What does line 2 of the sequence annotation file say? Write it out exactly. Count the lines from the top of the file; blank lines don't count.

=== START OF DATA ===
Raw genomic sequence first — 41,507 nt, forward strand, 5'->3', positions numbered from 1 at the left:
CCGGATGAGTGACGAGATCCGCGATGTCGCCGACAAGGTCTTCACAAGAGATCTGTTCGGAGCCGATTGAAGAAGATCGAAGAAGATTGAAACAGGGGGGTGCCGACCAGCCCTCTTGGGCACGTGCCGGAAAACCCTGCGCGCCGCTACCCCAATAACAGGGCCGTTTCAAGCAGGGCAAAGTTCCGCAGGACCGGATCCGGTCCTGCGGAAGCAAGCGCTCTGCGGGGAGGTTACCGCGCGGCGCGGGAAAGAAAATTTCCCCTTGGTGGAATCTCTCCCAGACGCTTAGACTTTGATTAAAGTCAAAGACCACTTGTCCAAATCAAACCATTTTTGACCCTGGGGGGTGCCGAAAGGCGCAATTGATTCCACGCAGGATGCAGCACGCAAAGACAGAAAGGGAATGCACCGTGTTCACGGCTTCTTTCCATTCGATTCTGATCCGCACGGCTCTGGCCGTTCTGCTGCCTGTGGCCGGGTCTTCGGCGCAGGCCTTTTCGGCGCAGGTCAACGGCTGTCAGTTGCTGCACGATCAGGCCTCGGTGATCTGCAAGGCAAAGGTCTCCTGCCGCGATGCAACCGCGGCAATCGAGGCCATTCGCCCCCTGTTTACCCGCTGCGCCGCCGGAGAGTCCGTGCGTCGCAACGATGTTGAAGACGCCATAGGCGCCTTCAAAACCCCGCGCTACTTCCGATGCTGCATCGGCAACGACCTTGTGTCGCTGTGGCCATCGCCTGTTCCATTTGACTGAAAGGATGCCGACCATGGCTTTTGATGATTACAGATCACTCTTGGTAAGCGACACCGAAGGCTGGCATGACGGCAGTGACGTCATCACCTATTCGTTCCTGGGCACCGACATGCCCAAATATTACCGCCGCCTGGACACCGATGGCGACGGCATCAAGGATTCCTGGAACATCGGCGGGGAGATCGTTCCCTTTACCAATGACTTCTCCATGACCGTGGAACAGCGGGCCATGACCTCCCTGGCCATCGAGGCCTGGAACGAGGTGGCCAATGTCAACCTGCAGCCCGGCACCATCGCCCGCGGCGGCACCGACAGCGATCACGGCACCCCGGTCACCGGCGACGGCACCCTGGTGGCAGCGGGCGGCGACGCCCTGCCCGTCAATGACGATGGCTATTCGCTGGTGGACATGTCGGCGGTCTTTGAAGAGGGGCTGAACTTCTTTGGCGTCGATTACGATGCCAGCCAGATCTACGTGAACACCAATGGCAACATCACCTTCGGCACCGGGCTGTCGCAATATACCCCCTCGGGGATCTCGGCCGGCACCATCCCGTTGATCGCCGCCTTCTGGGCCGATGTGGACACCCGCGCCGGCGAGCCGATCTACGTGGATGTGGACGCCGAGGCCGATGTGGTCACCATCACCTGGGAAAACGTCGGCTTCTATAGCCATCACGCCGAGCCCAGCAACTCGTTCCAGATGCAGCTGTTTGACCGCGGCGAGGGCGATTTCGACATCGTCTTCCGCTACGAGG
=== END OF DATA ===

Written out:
CCGGATGAGTGACGAGATCCGCGATGTCGCCGACAAGGTCTTCACAAGAGATCTGTTCGGAGCCGATTGAAGAAGATCGAAGAAGATTGAAACAGGGGGGTGCCGACCAGCCCTCTTGGGCACGTGCCGGAAAACCCTGCGCGCCGCTACCCCAATAACAGGGCCGTTTCAAGCAGGGCAAAGTTCCGCAGGACCGGATCCGGTCCTGCGGAAGCAAGCGCTCTGCGGGGAGGTTACCGCGCGGCGCGGGAAAGAAAATTTCCCCTTGGTGGAATCTCTCCCAGACGCTTAGACTTTGATTAAAGTCAAAGACCACTTGTCCAAATCAAACCATTTTTGACCCTGGGGGGTGCCGAAAGGCGCAATTGATTCCACGCAGGATGCAGCACGCAAAGACAGAAAGGGAATGCACCGTGTTCACGGCTTCTTTCCATTCGATTCTGATCCGCACGGCTCTGGCCGTTCTGCTGCCTGTGGCCGGGTCTTCGGCGCAGGCCTTTTCGGCGCAGGTCAACGGCTGTCAGTTGCTGCACGATCAGGCCTCGGTGATCTGCAAGGCAAAGGTCTCCTGCCGCGATGCAACCGCGGCAATCGAGGCCATTCGCCCCCTGTTTACCCGCTGCGCCGCCGGAGAGTCCGTGCGTCGCAACGATGTTGAAGACGCCATAGGCGCCTTCAAAACCCCGCGCTACTTCCGATGCTGCATCGGCAACGACCTTGTGTCGCTGTGGCCATCGCCTGTTCCATTTGACTGAAAGGATGCCGACCATGGCTTTTGATGATTACAGATCACTCTTGGTAAGCGACACCGAAGGCTGGCATGACGGCAGTGACGTCATCACCTATTCGTTCCTGGGCACCGACATGCCCAAATATTACCGCCGCCTGGACACCGATGGCGACGGCATCAAGGATTCCTGGAACATCGGCGGGGAGATCGTTCCCTTTACCAATGACTTCTCCATGACCGTGGAACAGCGGGCCATGACCTCCCTGGCCATCGAGGCCTGGAACGAGGTGGCCAATGTCAACCTGCAGCCCGGCACCATCGCCCGCGGCGGCACCGACAGCGATCACGGCACCCCGGTCACCGGCGACGGCACCCTGGTGGCAGCGGGCGGCGACGCCCTGCCCGTCAATGACGATGGCTATTCGCTGGTGGACATGTCGGCGGTCTTTGAAGAGGGGCTGAACTTCTTTGGCGTCGATTACGATGCCAGCCAGATCTACGTGAACACCAATGGCAACATCACCTTCGGCACCGGGCTGTCGCAATATACCCCCTCGGGGATCTCGGCCGGCACCATCCCGTTGATCGCCGCCTTCTGGGCCGATGTGGACACCCGCGCCGGCGAGCCGATCTACGTGGATGTGGACGCCGAGGCCGATGTGGTCACCATCACCTGGGAAAACGTCGGCTTCTATAGCCATCACGCCGAGCCCAGCAACTCGTTCCAGATGCAGCTGTTTGACCGCGGCGAGGGCGATTTCGACATCGTCTTCCGCTACGAGG